2. Activate muscles before and stretch after workouts.

Prior to exercising, it’s very helpful to move all the major muscles in the body, paying particular attention and time to those muscles you’re about to exercise.  At this point – before exercising – you’re not stretching per se, where you hold a static stretch for a minute or more.  No, before exercise, rather than stretch, you articulate the joints.

By “articulate the joints”, I mean to slowly move each body part that hinges to a joint. Rotate the ankles, knees, hips, shoulders and neck.  After this, you can put some body weight “load” on the joints as you continue to rotate them.

For some muscle activation routines, see the videos in “Section 1” of Get Strong, Muscular and Mobile (Fast).

Another good muscle warm up is to use a foam roller, as I demonstrate in the video below.

After exercising, you get static.  At this point your muscles are very warm, which is the ideal time to go into deep stretches that you hold.  Here’s where you gain new ground – a deeper stretch.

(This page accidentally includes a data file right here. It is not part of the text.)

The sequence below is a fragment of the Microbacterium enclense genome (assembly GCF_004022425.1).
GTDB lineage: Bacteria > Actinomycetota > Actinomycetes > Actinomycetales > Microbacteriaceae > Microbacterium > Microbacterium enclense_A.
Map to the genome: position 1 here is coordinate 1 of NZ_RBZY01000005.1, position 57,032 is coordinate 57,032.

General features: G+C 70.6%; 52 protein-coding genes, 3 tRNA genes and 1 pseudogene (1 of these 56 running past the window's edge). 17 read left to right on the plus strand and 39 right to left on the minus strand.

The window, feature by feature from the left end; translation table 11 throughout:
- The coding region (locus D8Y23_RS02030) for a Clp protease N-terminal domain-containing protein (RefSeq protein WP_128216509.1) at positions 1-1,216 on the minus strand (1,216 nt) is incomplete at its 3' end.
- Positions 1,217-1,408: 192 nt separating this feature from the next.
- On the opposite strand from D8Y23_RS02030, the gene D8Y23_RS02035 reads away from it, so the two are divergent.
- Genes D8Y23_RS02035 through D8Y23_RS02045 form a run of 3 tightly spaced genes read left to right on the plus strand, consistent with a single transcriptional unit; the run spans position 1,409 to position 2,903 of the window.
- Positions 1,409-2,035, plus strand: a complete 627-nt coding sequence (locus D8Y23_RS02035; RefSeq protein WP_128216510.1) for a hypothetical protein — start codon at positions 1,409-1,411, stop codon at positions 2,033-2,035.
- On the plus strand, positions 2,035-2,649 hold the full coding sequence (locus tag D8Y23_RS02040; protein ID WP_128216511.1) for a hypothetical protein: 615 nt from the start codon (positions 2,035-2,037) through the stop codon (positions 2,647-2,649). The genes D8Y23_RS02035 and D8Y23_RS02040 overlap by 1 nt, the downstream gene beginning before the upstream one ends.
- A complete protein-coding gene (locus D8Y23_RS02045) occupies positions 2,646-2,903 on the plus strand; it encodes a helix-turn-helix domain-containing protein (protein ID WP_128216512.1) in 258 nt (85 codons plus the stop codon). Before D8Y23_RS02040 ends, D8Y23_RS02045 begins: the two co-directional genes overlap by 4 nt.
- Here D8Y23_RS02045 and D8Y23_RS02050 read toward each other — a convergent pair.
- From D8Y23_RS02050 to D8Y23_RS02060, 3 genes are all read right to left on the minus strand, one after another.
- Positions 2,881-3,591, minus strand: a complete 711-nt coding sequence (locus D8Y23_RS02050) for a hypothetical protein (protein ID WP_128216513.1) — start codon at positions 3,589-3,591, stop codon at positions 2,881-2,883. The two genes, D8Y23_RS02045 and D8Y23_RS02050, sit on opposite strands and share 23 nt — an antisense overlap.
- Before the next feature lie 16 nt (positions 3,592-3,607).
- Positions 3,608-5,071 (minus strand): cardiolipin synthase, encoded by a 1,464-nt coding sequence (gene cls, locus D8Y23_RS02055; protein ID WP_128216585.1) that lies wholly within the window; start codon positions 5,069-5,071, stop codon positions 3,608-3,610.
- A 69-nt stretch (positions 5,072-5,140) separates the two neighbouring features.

Although it’s a bit of a goofy video, I suggest you view a video of me doing my after-workout stretches in “Section 6” of Get Strong, Muscular and Mobile (Fast).

3. Increase your mobility.

When you’re doing your pre-exercise joint articulation, you’re increasing your mobility in preparation for the work your body’s about to perform.  But with Rule #3 (“Increase mobility”), you’re spending more time at it, doing more complicated movements, going deeper and increasing the range of motion around your joints… in effect, increasing your mobility.

And if you think you’re doing just fine with your mobility, I suggest you watch a child romping around. My niece is nine years old. During any ten-minute time slot, she’s sitting in the lotus position, or sitting on with her butt on the floor, both legs alongside.